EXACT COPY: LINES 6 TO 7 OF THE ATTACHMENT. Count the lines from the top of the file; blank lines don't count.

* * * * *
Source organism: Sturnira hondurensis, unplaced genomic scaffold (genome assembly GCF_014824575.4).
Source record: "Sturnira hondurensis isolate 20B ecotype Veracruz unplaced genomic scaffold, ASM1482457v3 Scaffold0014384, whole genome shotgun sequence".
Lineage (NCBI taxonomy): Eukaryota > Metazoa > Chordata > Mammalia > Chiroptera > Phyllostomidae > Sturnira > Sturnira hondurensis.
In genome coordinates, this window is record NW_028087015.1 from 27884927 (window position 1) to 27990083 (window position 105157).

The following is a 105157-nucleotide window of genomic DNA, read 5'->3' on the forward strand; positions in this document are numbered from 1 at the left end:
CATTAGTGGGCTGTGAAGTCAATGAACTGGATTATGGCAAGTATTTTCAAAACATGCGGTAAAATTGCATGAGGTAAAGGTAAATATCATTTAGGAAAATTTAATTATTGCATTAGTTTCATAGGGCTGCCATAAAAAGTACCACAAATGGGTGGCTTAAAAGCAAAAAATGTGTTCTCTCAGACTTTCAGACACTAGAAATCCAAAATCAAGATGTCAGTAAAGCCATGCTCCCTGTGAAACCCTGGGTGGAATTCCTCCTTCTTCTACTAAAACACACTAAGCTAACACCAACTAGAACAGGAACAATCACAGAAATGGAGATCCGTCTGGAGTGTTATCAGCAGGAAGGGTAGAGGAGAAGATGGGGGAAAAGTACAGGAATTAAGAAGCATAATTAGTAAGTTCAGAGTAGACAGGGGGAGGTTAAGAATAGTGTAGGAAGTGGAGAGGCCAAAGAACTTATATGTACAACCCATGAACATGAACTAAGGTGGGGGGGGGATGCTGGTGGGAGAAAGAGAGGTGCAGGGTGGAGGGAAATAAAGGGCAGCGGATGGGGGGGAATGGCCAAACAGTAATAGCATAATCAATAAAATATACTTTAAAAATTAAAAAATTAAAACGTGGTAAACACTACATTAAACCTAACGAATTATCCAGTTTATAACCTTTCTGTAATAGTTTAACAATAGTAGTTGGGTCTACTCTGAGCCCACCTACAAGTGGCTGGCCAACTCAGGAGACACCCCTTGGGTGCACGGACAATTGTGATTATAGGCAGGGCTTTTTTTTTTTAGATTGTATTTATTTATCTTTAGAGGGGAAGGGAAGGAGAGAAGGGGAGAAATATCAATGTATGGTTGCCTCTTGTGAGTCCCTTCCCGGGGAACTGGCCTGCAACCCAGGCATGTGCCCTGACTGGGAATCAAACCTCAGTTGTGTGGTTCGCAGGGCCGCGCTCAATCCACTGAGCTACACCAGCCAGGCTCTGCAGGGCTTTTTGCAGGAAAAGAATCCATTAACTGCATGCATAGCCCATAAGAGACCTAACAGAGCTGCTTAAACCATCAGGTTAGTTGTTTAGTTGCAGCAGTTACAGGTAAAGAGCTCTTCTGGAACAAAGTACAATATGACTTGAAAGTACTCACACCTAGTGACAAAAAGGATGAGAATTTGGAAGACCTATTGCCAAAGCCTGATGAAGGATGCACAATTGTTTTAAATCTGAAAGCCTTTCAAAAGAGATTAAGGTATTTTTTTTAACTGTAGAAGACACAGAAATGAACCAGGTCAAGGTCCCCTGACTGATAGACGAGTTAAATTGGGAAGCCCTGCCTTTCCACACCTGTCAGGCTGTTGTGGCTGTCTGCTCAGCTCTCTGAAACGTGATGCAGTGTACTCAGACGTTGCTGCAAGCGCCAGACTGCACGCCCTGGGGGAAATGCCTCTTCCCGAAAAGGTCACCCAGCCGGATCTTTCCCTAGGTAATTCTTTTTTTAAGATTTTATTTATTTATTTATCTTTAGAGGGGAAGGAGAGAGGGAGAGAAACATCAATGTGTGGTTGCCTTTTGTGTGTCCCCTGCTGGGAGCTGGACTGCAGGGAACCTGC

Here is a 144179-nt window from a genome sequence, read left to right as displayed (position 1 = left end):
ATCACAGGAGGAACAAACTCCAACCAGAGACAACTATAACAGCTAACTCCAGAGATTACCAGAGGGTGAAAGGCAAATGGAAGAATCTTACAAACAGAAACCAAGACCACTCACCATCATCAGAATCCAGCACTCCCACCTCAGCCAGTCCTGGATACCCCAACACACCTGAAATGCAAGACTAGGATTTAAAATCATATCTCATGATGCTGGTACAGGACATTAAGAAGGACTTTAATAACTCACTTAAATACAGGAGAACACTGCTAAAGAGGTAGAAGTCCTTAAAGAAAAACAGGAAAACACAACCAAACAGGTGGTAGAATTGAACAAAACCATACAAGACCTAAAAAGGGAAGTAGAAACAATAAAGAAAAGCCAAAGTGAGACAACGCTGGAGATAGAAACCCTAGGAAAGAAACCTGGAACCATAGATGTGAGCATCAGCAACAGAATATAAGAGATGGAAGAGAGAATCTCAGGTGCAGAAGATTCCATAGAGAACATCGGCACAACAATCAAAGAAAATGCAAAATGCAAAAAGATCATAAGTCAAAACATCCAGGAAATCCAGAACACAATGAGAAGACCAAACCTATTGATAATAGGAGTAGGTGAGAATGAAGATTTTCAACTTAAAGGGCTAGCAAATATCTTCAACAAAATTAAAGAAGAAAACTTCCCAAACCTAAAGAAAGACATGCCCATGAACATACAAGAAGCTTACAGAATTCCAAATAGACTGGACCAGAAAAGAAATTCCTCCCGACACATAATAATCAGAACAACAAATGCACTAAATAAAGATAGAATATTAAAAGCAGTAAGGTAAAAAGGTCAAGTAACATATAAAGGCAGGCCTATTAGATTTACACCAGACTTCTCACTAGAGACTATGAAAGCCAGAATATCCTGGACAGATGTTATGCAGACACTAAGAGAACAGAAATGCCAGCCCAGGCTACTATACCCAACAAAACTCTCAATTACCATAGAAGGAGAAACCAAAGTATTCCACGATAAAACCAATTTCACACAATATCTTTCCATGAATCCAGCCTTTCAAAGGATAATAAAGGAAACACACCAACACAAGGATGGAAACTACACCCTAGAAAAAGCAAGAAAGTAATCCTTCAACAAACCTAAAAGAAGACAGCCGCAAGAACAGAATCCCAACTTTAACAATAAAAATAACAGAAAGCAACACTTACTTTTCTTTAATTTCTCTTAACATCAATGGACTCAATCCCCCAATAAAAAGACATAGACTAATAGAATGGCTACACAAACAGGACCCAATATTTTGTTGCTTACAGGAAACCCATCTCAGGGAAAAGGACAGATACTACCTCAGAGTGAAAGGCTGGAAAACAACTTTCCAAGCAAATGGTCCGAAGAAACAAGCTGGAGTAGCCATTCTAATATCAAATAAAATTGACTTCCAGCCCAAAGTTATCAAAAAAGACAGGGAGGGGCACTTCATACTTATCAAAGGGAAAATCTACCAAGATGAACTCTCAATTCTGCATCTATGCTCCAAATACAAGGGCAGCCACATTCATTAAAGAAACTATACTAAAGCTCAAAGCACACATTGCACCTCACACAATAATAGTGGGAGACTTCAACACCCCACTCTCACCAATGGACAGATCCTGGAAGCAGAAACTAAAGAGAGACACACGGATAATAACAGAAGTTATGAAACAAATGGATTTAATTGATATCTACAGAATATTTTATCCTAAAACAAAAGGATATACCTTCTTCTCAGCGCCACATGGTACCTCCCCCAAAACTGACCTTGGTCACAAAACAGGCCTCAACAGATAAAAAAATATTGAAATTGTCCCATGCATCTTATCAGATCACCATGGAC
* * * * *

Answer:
CATTAGTGGGCTGTGAAGTCAATGAACTGGATTATGGCAAGTATTTTCAAAACATGCGGTAAAATTGCATGAGGTAAAGGTAAATATCATTTAGGAAAATTTAATTATTGCATTAGTTTCATAGGGCTGCCATAAAAAGTACCACAAATGGGTGGCTTAAAAGCAAAAAATGTGTTCTCTCAGACTTTCAGACACTAGAAATCCAAAATCAAGATGTCAGTAAAGCCATGCTCCCTGTGAAACCCTGGGTGGAATTCCTCCTTCTTCTACTAAAACACACTAAGCTAACACCAACTAGAACAGGAACAATCACAGAAATGGAGATCCGTCTGGAGTGTTATCAGCAGGAAGGGTAGAGGAGAAGATGGGGGAAAAGTACAGGAATTAAGAAGCATAATTAGTAAGTTCAGAGTAGACAGGGGGAGGTTAAGAATAGTGTAGGAAGTGGAGAGGCCAAAGAACTTATATGTACAACCCATGAACATGAACTAAGGTGGGGGGGGGATGCTGGTGGGAGAAAGAGAGGTGCAGGGTGGAGGGAAATAAAGGGCAGCGGATGGGGGGGAATGGCCAAACAGTAATAGCATAATCAATAAAATATACTTTAAAAATTAAAAAATTAAAACGTGGTAAACACTACATTAAACCTAACGAATTATCCAGTTTATAACCTTTCTGTAATAGTTTAACAATAGTAGTTGGGTCTACTCTGAGCCCACCTACAAGTGGCTGGCCAACTCAGGAGACACCCCTTGGGTGCACGGACAATTGTGATTATAGGCAGGGCTTTTTTTTTTTAGATTGTATTTATTTATCTTTAGAGGGGAAGGGAAGGAGAGAAGGGGAGAAATATCAATGTATGGTTGCCTCTTGTGAGTCCCTTCCCGGGGAACTGGCCTGCAACCCAGGCATGTGCCCTGACTGGGAATCAAACCTCAGTTGTGTGGTTCGCAGGGCCGCGCTCAATCCACTGAGCTACACCAGCCAGGCTCTGCAGGGCTTTTTGCAGGAAAAGAATCCATTAACTGCATGCATAGCCCATAAGAGACCTAACAGAGCTGCTTAAACCATCAGGTTAGTTGTTTAGTTGCAGCAGTTACAGGTAAAGAGCTCTTCTGGAACAAAGTACAATATGACTTGAAAGTACTCACACCTAGTGACAAAAAGGATGAGAATTTGGAAGACCTATTGCCAAAGCCTGATGAAGGATGCACAATTGTTTTAAATCTGAAAGCCTTTCAAAAGAGATTAAGGTATTTTTTTTAACTGTAGAAGACACAGAAATGAACCAGGTCAAGGTCCCCTGACTGATAGACGAGTTAAATTGGGAAGCCCTGCCTTTCCACACCTGTCAGGCTGTTGTGGCTGTCTGCTCAGCTCTCTGAAACGTGATGCAGTGTACTCAGACGTTGCTGCAAGCGCCAGACTGCACGCCCTGGGGGAAATGCCTCTTCCCGAAAAGGTCACCCAGCCGGATCTTTCCCTAGGTAATTCTTTTTTTAAGATTTTATTTATTTATTTATCTTTAGAGGGGAAGGAGAGAGGGAGAGAAACATCAATGTGTGGTTGCCTTTTGTGTGTCCCCTGCTGGGAGCTGGACTGCAGGGAACCTGC

Here is a 144179-nt window from a genome sequence, read left to right as displayed (position 1 = left end):